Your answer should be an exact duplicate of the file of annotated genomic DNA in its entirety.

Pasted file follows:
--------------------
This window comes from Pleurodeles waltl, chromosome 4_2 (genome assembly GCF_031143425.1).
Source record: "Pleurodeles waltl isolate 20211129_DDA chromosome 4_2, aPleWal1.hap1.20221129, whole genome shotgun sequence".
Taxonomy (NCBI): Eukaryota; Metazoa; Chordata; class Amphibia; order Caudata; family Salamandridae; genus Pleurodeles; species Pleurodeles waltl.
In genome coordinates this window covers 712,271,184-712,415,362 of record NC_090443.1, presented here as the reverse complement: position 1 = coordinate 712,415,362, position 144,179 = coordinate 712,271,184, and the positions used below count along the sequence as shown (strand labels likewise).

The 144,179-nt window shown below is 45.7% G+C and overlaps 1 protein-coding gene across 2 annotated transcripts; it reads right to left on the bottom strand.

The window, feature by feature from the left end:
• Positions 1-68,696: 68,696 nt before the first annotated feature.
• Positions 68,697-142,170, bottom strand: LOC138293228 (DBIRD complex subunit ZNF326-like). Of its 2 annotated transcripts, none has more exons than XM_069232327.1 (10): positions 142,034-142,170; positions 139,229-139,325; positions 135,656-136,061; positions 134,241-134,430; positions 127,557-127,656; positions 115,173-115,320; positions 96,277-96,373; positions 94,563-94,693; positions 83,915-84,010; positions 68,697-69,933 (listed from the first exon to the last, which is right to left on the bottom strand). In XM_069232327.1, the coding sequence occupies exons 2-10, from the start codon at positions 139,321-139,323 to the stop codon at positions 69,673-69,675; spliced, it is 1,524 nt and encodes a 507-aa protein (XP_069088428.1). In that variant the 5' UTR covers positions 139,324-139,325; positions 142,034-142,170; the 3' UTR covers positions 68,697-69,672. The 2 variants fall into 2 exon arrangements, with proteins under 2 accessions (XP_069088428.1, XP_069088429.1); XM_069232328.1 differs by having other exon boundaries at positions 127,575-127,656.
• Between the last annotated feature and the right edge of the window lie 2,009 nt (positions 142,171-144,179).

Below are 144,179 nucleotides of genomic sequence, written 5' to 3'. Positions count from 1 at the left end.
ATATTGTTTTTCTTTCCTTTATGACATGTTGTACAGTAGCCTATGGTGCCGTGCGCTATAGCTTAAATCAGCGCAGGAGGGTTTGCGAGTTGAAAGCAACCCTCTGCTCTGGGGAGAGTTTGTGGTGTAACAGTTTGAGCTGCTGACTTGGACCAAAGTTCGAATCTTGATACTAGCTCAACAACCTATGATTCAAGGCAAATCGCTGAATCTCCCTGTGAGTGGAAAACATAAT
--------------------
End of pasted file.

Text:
This window comes from Pleurodeles waltl, chromosome 4_2 (genome assembly GCF_031143425.1).
Source record: "Pleurodeles waltl isolate 20211129_DDA chromosome 4_2, aPleWal1.hap1.20221129, whole genome shotgun sequence".
Taxonomy (NCBI): Eukaryota; Metazoa; Chordata; class Amphibia; order Caudata; family Salamandridae; genus Pleurodeles; species Pleurodeles waltl.
In genome coordinates this window covers 712,271,184-712,415,362 of record NC_090443.1, presented here as the reverse complement: position 1 = coordinate 712,415,362, position 144,179 = coordinate 712,271,184, and the positions used below count along the sequence as shown (strand labels likewise).

The 144,179-nt window shown below is 45.7% G+C and overlaps 1 protein-coding gene across 2 annotated transcripts; it reads right to left on the bottom strand.

The window, feature by feature from the left end:
• Positions 1-68,696: 68,696 nt before the first annotated feature.
• Positions 68,697-142,170, bottom strand: LOC138293228 (DBIRD complex subunit ZNF326-like). Of its 2 annotated transcripts, none has more exons than XM_069232327.1 (10): positions 142,034-142,170; positions 139,229-139,325; positions 135,656-136,061; positions 134,241-134,430; positions 127,557-127,656; positions 115,173-115,320; positions 96,277-96,373; positions 94,563-94,693; positions 83,915-84,010; positions 68,697-69,933 (listed from the first exon to the last, which is right to left on the bottom strand). In XM_069232327.1, the coding sequence occupies exons 2-10, from the start codon at positions 139,321-139,323 to the stop codon at positions 69,673-69,675; spliced, it is 1,524 nt and encodes a 507-aa protein (XP_069088428.1). In that variant the 5' UTR covers positions 139,324-139,325; positions 142,034-142,170; the 3' UTR covers positions 68,697-69,672. The 2 variants fall into 2 exon arrangements, with proteins under 2 accessions (XP_069088428.1, XP_069088429.1); XM_069232328.1 differs by having other exon boundaries at positions 127,575-127,656.
• Between the last annotated feature and the right edge of the window lie 2,009 nt (positions 142,171-144,179).

Below are 144,179 nucleotides of genomic sequence, written 5' to 3'. Positions count from 1 at the left end.
ATATTGTTTTTCTTTCCTTTATGACATGTTGTACAGTAGCCTATGGTGCCGTGCGCTATAGCTTAAATCAGCGCAGGAGGGTTTGCGAGTTGAAAGCAACCCTCTGCTCTGGGGAGAGTTTGTGGTGTAACAGTTTGAGCTGCTGACTTGGACCAAAGTTCGAATCTTGATACTAGCTCAACAACCTATGATTCAAGGCAAATCGCTGAATCTCCCTGTGAGTGGAAAACATAAT